|Venetia Porter and Rosalind Wade Haddon in front of the Samarra display in the British Museum's John Addis Gallery|
The small gallery display doesn't begin to tell you how big this collection is compared to the V&A's rather modest selection! The V&A is an art and design museum and was always concerned to acquire objects that would inspire art students, so only took a few representative examples of the types of artistic production found at Samarra; but the British Museum is a 'universal museum', which has engaged in its own archaeological excavations, and has much more material in bulk. The same goes for Samarra. They have much much more of everything, and this morning's visit made us realise quite what a big job the next phase is going to be!
|Rosalind and Venetia rummaging among fragments of wood and glass in the British Museum store|
Rosalind was excited to see the glass, which has been giving her such headaches recently, and especially to realise that the lion's share of the 170 blue glass 'torpedo flasks' mentioned by Lamm are likely to be among the BM's finds. We were excited to find some of the examples he mentioned of bottle stoppers - made of cotton wool, wrapped around with papryus and cotton string! These would be candidates for future analysis, since the cotton may well have absorbed some essence of the original contents of these bottles.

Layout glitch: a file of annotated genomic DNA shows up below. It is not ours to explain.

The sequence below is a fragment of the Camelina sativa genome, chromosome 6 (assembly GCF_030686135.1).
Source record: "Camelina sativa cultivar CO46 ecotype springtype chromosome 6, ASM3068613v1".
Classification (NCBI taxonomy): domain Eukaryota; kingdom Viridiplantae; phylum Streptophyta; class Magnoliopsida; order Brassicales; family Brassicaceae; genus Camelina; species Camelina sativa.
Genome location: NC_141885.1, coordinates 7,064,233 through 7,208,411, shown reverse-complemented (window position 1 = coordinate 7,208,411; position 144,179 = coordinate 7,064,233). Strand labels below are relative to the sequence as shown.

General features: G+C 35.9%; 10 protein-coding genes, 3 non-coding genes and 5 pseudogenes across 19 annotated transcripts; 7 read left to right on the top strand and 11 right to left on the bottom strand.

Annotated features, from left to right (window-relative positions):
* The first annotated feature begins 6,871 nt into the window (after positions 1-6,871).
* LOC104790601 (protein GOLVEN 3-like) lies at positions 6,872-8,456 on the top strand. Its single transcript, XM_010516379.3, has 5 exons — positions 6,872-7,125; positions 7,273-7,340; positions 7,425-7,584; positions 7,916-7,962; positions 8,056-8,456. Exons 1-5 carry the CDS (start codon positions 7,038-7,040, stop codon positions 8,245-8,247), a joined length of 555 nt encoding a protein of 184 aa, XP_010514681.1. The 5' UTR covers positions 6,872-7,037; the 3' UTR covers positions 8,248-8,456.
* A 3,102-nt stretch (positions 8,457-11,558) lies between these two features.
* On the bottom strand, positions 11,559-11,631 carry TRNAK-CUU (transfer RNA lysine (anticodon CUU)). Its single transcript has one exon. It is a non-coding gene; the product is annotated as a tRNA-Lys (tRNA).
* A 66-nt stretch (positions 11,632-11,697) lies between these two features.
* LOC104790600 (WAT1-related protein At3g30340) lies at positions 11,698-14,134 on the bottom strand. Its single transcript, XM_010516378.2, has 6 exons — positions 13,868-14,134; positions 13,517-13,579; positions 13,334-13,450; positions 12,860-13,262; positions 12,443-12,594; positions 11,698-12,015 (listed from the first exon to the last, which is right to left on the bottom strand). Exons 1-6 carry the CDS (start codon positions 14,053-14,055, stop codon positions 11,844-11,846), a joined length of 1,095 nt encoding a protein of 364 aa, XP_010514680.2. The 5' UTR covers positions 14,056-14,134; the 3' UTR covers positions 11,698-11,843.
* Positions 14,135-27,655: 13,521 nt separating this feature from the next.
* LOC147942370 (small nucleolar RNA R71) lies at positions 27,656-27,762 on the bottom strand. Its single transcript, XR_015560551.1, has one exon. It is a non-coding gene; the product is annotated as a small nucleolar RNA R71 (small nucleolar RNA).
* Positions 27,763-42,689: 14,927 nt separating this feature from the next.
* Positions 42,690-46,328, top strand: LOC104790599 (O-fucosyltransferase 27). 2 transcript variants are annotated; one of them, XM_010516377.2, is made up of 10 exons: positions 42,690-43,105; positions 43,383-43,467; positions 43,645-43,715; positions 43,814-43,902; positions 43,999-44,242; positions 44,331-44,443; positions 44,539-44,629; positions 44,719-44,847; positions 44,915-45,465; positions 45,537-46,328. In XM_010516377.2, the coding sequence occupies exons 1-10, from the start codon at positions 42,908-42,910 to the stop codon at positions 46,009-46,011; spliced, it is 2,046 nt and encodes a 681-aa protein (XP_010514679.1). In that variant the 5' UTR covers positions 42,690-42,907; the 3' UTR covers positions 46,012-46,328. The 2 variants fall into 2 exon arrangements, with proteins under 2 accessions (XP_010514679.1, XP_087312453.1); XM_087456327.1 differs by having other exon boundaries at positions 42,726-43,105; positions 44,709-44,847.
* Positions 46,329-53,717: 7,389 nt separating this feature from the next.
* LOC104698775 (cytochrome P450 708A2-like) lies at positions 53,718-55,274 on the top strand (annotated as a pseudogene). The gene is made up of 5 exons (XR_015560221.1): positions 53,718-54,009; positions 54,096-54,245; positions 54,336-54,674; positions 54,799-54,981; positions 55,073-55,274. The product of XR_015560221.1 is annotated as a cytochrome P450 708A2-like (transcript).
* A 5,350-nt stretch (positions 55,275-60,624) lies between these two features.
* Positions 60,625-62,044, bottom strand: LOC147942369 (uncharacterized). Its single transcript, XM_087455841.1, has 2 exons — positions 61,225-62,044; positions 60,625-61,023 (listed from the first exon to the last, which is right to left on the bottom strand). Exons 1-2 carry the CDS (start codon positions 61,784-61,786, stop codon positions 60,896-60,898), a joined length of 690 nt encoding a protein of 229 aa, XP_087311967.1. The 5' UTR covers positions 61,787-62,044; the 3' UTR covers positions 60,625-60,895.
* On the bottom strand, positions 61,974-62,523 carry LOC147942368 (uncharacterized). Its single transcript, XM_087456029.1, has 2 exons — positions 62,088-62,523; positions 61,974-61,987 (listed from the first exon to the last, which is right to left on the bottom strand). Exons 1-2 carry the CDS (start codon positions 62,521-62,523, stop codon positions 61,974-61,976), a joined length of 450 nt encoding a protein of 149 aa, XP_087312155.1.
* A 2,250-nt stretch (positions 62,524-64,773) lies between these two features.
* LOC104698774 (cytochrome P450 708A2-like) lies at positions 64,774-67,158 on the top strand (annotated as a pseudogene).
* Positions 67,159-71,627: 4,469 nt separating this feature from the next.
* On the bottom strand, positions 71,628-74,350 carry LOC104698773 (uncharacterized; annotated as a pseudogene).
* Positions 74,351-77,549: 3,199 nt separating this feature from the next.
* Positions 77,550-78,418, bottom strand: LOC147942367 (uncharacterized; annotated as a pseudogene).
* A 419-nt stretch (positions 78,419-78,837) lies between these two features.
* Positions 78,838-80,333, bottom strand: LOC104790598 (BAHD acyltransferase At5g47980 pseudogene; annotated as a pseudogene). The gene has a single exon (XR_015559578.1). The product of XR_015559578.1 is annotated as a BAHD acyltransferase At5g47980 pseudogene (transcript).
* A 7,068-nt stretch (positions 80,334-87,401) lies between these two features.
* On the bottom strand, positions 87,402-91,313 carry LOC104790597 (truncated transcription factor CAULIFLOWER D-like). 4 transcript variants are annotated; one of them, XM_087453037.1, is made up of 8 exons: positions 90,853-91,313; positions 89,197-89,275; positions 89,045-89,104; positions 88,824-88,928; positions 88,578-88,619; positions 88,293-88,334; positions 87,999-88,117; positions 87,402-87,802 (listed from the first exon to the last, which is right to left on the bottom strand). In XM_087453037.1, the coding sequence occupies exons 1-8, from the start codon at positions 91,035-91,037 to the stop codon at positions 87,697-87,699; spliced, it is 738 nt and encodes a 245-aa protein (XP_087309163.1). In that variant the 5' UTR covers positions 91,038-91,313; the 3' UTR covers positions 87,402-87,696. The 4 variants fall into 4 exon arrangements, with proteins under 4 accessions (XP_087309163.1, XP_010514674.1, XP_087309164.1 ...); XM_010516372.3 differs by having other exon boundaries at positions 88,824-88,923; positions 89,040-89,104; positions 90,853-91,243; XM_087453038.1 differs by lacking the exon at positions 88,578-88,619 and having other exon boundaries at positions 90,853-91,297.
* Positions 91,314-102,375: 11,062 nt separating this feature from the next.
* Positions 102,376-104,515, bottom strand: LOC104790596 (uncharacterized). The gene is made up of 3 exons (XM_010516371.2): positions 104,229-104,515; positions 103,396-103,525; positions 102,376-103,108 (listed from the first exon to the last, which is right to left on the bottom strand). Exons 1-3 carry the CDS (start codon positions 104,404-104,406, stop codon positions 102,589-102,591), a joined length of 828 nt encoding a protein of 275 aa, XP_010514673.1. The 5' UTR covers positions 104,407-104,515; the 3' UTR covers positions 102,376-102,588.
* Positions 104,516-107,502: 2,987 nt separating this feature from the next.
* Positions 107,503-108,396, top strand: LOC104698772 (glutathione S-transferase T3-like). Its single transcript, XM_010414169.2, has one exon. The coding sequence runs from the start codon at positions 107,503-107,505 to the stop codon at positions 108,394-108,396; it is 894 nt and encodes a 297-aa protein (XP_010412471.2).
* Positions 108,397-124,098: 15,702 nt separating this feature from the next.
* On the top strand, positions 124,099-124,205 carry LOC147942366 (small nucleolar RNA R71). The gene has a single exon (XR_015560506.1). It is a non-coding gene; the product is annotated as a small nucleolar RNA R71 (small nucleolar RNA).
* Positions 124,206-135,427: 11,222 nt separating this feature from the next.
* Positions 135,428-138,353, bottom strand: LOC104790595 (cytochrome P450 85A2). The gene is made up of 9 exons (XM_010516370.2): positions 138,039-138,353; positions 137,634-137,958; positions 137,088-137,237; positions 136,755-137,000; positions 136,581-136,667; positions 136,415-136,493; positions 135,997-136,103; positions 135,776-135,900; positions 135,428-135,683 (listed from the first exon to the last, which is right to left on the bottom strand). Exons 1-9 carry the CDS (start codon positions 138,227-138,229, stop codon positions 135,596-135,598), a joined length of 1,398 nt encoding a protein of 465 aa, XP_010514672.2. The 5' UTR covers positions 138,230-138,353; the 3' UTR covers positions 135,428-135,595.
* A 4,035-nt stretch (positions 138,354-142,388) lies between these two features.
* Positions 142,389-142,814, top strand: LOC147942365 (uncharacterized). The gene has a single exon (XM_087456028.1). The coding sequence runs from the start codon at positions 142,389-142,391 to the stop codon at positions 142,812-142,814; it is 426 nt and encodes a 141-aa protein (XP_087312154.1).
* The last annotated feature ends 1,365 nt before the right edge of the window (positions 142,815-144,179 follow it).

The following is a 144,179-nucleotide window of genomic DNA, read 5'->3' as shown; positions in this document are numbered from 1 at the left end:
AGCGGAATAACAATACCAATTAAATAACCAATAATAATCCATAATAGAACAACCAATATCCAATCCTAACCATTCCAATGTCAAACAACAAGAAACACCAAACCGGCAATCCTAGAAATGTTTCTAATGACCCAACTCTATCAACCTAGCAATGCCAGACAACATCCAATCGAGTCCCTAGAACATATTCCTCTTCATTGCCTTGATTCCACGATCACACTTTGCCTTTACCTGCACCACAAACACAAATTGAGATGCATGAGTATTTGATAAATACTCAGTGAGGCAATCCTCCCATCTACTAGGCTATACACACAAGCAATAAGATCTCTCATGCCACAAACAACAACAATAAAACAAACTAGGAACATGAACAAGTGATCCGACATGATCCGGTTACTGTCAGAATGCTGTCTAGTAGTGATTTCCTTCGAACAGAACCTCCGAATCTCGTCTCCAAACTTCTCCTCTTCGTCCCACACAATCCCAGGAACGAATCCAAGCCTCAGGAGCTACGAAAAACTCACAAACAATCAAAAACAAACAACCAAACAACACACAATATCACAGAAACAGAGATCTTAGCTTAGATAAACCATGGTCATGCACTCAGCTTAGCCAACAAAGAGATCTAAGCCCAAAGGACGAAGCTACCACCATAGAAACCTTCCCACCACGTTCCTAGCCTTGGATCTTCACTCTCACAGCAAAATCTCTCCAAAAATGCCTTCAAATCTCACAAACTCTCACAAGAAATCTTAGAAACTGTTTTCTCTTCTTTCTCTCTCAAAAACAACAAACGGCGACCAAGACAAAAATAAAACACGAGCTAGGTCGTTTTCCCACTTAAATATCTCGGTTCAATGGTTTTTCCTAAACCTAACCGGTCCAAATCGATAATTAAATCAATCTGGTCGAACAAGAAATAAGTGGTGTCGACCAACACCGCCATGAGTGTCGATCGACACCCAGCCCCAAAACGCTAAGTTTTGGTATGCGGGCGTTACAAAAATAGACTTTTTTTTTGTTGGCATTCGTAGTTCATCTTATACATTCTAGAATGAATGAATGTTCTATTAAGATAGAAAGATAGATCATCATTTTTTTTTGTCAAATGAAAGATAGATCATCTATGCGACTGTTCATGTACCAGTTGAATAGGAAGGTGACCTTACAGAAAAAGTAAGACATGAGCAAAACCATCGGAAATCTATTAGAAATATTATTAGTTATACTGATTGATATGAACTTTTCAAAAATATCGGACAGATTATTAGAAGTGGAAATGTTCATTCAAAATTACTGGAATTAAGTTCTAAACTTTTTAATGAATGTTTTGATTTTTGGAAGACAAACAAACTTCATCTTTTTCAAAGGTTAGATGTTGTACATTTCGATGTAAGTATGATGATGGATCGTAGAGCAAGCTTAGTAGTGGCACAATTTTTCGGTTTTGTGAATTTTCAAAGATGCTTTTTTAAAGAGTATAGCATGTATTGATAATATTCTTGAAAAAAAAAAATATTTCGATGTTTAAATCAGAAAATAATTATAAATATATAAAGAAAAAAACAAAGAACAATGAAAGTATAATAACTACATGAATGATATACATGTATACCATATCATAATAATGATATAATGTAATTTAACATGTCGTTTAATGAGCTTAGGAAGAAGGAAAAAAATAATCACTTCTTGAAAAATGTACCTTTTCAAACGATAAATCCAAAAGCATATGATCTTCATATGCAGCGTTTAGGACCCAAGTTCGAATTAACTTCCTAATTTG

|The tops of two blue glass bottles, stoppered with cotton wool, papyrus and cotton ties|
I am rather jealous of the several fragments in the BM's collection of incised blue glass dishes - why didn't the South Kensington curators in 1922 want a few of these?? They come from very elegant dishes, perhaps made in Nishapur in Iran, of which several amazingly complete examples have been recovered from the Famensi temple near Xi'an in China - from a reliquary chamber sealed in the 870s, thus also providing a clear terminus ante quem for the production of this type of glass, if the finds from Samarra weren't enough to establish a 9th-century date.
|Three fragments of incised blue glass dishes - these are on display but there are more fragments in store|
I was also amazed to see actual shells amongs the finds! Of course we are familiar with the pieces of mother-of-pearl used for a variety of inlay designs, but the BM collection holds several complete shells! Does anyone know what kind of shells these are? There is no sign of them having been used for make-up trays or paint palettes, unless analysis reveals invisible traces which have been lost to the naked eye - but perhaps they were waiting to be turned into inlay? Could the original context of the find have been a 9th-century inlay workshop??
|Shells found at Samarra|
These were just a few of the many exciting things we saw in the British Museum today, which hint at the many treasures we hope to uncover as the project moves into its next phase. But the size of the collection and the task ahead feels a little overwhelming! Next is to start making a list of priorities and possible candidates for scientific analysis. Oh, and to start thinking about where we might look for further funding. Any ideas, please be sure to let us know!